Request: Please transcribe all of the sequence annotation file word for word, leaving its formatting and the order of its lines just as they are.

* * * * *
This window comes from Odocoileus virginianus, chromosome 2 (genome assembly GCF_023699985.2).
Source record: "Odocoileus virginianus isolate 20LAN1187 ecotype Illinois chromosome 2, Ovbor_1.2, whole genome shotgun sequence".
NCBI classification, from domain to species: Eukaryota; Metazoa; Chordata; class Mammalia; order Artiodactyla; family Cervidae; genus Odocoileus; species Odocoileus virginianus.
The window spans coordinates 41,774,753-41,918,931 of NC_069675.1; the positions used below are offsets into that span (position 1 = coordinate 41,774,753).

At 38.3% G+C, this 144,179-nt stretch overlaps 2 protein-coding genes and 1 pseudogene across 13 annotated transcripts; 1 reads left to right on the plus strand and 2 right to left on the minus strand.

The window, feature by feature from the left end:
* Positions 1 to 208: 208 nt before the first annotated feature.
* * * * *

This window comes from Odocoileus virginianus, chromosome 2 (genome assembly GCF_023699985.2).
Source record: "Odocoileus virginianus isolate 20LAN1187 ecotype Illinois chromosome 2, Ovbor_1.2, whole genome shotgun sequence".
NCBI classification, from domain to species: Eukaryota; Metazoa; Chordata; class Mammalia; order Artiodactyla; family Cervidae; genus Odocoileus; species Odocoileus virginianus.
The window spans coordinates 41,774,753-41,918,931 of NC_069675.1; the positions used below are offsets into that span (position 1 = coordinate 41,774,753).

At 38.3% G+C, this 144,179-nt stretch overlaps 2 protein-coding genes and 1 pseudogene across 13 annotated transcripts; 1 reads left to right on the plus strand and 2 right to left on the minus strand.

The window, feature by feature from the left end:
* Positions 1 to 208: 208 nt before the first annotated feature.